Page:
3½ stars (out of four)
The sometimes magical people who populate the movie "Disappearances"--primarily a feisty Vermont clan on a raid to steal illegal Canadian whiskey from a notorious whiskey pirate during Prohibition--obviously don't know their own limitations. Led by an aging ex-bootlegger named Quebec Bill (Kris Kristofferson, in a role that's perfect for him), they're a frowzy little wild bunch that includes Quebec Bill, Q.B.'s boy Wild Bill (Charlie McDermott), Q.B.'s philosophical Iroquois brother-in-law Henry (Gary Farmer), and his bad-tempered hired hand Rat (William Sanderson). All of them are chasing a dangerous dream of romantic outlawry that tends to explode, amusingly but also scarily, in their faces.
The moviemakers don't know their own limitations either. "Disappearances" was shot for only $1.7 million, but it's a thoroughly entertaining, first-class job in every way--something we can apparently expect from the excellent Vermont-based director-writer-producer Jay Craven. The cast, which also includes Genevieve Bujold as Bill's sister Cordelia and Lothaire Bluteau as the whiskey pirate Carcajou, is absolutely wonderful. The widescreen color cinematography of the Vermont and Canadian wilds is uncommonly beautiful, spacious and poetic. And the script is a rollicking, literate delight with dark, sad undertones.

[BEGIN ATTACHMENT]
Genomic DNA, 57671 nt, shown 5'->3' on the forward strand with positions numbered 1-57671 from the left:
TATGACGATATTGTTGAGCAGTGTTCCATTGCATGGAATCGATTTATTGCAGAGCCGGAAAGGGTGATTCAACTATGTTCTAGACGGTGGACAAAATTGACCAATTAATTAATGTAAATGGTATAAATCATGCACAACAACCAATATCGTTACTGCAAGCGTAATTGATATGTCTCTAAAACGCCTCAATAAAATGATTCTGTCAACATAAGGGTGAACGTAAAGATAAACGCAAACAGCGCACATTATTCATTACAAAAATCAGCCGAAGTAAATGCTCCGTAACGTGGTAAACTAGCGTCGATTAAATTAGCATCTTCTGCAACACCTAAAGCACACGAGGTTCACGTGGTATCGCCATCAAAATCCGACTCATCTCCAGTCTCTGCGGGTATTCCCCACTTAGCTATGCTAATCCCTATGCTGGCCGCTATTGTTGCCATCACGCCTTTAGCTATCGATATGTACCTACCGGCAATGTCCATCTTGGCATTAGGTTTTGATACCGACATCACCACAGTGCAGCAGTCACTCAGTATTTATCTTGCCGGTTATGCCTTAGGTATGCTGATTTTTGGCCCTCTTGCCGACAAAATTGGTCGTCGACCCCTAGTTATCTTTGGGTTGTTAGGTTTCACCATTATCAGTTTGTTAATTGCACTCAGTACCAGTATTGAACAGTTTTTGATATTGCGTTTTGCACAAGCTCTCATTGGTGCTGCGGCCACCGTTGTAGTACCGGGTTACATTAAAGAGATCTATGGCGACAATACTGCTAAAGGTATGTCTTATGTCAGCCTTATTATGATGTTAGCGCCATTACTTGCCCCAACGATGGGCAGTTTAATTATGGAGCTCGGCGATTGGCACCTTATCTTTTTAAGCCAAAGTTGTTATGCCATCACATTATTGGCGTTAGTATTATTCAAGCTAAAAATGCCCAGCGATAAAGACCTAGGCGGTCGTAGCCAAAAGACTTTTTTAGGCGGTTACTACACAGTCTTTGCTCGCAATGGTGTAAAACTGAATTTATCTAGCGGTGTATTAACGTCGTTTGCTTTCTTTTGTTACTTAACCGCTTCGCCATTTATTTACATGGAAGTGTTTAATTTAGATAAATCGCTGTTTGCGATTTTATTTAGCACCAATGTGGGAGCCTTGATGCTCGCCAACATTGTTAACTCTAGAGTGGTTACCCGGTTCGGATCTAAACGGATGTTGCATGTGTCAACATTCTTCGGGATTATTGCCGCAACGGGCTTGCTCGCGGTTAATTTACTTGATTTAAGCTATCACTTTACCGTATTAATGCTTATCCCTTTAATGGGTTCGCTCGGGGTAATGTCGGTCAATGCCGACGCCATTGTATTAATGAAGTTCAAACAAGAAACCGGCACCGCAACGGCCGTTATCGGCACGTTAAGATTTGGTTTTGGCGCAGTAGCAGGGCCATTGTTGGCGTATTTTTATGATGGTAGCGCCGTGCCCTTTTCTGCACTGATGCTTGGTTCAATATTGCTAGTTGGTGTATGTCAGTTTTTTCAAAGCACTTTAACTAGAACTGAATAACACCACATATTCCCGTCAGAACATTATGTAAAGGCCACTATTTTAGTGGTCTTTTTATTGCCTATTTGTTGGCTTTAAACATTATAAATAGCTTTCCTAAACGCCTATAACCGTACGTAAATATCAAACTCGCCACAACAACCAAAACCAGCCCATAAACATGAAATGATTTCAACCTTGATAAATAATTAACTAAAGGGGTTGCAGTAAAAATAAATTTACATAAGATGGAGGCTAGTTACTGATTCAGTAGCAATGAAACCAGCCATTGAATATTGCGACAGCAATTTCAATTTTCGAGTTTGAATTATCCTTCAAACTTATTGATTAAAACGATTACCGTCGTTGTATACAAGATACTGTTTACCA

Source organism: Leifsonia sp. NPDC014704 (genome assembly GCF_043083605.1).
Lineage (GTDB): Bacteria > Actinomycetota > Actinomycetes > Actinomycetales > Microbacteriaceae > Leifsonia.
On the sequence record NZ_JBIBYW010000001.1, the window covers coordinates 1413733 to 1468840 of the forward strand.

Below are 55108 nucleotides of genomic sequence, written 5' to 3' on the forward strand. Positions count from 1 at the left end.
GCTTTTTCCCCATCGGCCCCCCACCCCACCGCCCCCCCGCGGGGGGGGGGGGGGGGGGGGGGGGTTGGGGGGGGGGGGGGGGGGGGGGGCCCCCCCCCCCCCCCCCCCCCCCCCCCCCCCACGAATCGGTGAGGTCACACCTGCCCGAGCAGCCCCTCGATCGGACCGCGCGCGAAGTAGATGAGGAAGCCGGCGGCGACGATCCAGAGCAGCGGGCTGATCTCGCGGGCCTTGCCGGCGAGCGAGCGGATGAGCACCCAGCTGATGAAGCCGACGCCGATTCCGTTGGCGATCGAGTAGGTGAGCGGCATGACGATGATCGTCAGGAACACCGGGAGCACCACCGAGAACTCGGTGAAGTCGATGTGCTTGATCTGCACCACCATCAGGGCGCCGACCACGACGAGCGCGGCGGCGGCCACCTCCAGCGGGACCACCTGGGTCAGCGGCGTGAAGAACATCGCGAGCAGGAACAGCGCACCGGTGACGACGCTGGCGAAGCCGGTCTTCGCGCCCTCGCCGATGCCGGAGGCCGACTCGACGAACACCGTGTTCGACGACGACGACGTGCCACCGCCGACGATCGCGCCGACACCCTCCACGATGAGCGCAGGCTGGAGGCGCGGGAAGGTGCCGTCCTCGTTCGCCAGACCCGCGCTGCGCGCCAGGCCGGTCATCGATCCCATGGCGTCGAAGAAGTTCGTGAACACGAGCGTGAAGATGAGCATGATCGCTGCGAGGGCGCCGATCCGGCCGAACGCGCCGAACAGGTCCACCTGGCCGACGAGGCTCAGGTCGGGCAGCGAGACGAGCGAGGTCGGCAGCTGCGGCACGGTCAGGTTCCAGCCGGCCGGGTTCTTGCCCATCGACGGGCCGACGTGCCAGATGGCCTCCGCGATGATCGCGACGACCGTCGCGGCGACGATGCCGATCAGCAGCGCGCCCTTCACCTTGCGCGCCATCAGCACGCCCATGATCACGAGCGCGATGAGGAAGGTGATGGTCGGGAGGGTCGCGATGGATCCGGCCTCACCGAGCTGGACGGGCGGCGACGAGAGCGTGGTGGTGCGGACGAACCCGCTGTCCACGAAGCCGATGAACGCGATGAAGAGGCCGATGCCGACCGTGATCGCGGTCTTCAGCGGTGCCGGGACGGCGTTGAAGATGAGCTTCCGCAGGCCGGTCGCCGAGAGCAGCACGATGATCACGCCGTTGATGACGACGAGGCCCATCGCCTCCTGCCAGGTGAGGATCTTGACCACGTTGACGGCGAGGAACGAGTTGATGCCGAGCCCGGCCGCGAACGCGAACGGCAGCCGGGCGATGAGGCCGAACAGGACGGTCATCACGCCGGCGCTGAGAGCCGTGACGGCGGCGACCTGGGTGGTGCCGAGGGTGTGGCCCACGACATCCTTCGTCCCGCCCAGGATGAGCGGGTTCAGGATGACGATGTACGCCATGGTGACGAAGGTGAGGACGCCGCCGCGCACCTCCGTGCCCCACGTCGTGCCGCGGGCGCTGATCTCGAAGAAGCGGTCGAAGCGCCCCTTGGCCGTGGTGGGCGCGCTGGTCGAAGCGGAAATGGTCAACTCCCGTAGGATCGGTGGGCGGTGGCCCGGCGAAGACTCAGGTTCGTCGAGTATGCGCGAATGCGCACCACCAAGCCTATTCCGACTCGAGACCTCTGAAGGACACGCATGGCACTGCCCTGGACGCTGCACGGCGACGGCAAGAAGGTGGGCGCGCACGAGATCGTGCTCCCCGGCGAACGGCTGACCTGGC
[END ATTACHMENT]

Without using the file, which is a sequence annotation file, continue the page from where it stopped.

"Disappearances"--based, like two other Craven movies, "Where the Rivers Flow North" and "A Stranger in the Kingdom," on a novel by Howard Frank Mosher--has all the virtues of independent filmmaking and few of the drawbacks. The movie looks like far more than a million dollars and it offers the kind of smart, picaresque good time you get from books like "The Reivers" and "Huckleberry Finn" and movies like "Bronco Billy" and "Bonnie and Clyde."
Mosher wrote "Disappearances" in 1976 in a public library that straddles the border between Vermont and Canada. And the movie, like the book, uses the metaphor of border crossings in a hip, high-spirited way, along with old-fashioned trains, river runs and rites of passage. Wild Bill is our focal point, growing up here as he watches his irresponsible dad run amok for what may the last wild time. We see this world and its charming, crazy wonders through the boy's fresh eyes: the rivers and forests; the mysterious appearances and disappearances of magical realist Cordelia, who materializes like talkative mist; the slightly plastered Benedictine monk Brother St. Hilaire (or "Hilarious," as Quebec Bill calls him) played by Luis Guzman; the patriarchal crook Carcajou who bewilderingly appears in both Union and Confederate Civil War uniforms; and Henry's fast, scrappily elegant car "White Lightning," which gets less elegant as the games get rougher and deadlier.
Watching all these people, seeing and hearing all these intoxicating sights and sounds, you may be tempted to call out "Bravo!" Or maybe "Whiskey forever! Prohibition never!" You'll have a chance.
Director-writer Craven will appear for audience discussion at the 7 p.m. Friday and 7:45 p.m. Saturday Siskel Center firstname.lastname@example.org
Directed and written by Jay Craven; based on the novel by Howard Frank Mosher; photographed by Wolfgang Held; edited by Beatrice Sisul; music by Judy Hyman and Jeff Claus; production design by Carl Sprague; produced by Craven, Hathalee Higgs, J. Todd Harris, Mark Donadio, Miriam Marcus. A Kingdom County Productions release; opens Friday at the Gene Siskel Film Center. Running time: 1:43. No MPAA rating (parents cautioned for violence, language and drinking).
Quebec Bill - Kris Kristofferson
Wild Bill - Charlie McDermott
Cordelia - Genevieve Bujold
Henry Coville - Gary FarmerCopyright © 2015, Los Angeles Times